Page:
How did terrorism become such a phenomenon in Pakistan internally? While there were issues relating to Baloch and Mohajir problem in the previous years, neither of the above had become such an “existential threat” to Pakistan, as the TTP led terrorism has become today. How did TTP become such a big monster? Where did it originate and how did it grow to this mammoth level.

While a section within Pakistan would live in a denial world and accuse the US, Israel and India for all the problems of violence within the country, the reality is far from it. The Establishment in Pakistan used J&K and Afghanistan to serve their narrow purposes during the 1980s and 1990s. The jihadi groups led by the Lashkar, Jaish, and the Harkat, and the sectarian groups led by the Lashkar-e-Jhangvi and Sipah-e-Sahaba were all part of a larger problem created by the Establishment to serve its own interests both within and outside Pakistan. The Taliban in Afghanistan and the TTP in Pakistan were the fallouts; unfortunately for the Establishment, it has come back to haunt them. The stooges and trump cards today have become a threat.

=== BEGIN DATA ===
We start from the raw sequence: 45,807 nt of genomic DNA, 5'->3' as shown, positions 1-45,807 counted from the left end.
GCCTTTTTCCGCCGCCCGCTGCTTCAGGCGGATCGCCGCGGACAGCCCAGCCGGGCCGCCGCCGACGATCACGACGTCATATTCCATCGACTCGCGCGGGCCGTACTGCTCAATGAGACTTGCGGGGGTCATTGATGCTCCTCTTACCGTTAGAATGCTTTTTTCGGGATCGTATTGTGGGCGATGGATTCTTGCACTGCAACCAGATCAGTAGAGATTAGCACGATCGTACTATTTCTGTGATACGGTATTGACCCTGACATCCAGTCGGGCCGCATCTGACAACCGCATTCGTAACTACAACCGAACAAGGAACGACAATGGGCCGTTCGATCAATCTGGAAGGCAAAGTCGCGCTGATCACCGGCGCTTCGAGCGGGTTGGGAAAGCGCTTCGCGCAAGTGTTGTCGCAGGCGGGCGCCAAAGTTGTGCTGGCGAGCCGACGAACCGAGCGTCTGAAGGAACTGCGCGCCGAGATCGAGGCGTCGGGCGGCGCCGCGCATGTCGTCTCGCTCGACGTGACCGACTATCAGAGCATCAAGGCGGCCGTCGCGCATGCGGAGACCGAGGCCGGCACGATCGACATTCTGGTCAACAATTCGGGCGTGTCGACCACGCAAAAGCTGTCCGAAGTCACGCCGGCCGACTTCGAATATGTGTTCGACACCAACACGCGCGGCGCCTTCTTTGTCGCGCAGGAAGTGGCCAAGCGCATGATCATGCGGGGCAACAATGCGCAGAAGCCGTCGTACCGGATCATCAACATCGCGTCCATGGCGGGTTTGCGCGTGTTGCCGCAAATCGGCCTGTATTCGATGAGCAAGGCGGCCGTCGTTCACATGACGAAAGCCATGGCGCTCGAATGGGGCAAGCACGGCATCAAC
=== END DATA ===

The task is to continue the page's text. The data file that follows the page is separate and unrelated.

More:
Military courts will only bring the Establishment into the main environment and a lead actor. While military will have to play a leading role in any governmental strategy in fighting militancy, legal processes should be in civilian hands. Military can only be a fighting arm of a democratic government. Military courts can never be a substitute to democratic governance.

The Sharif government, perhaps under pressure has taken a decision that would haunt the democratic process further in Pakistan. Perhaps, he has found an easy way out, by outsourcing the process, and thereby abdicating the responsibility of the Parliament. Military has to be used as a strategy in fighting terrorism at the ground level, but not as a legal institution to try and convict.

To conclude, the military courts may not provide the right answers to fighting terrorism Pakistan. Problem can never be imposed as solutions! In this context, solutions lie with effective governance and credible democratic process, supported by an efficient judiciary. In fact, the court systems in Pakistan are already crowded with constitutionally established secular courts, the Shariah courts and the socially approved (and at times tolerated) local jirgas. There are enough courts already in Pakistan. What Pakistan needs is justice.

By arrangement with Rising Kashmir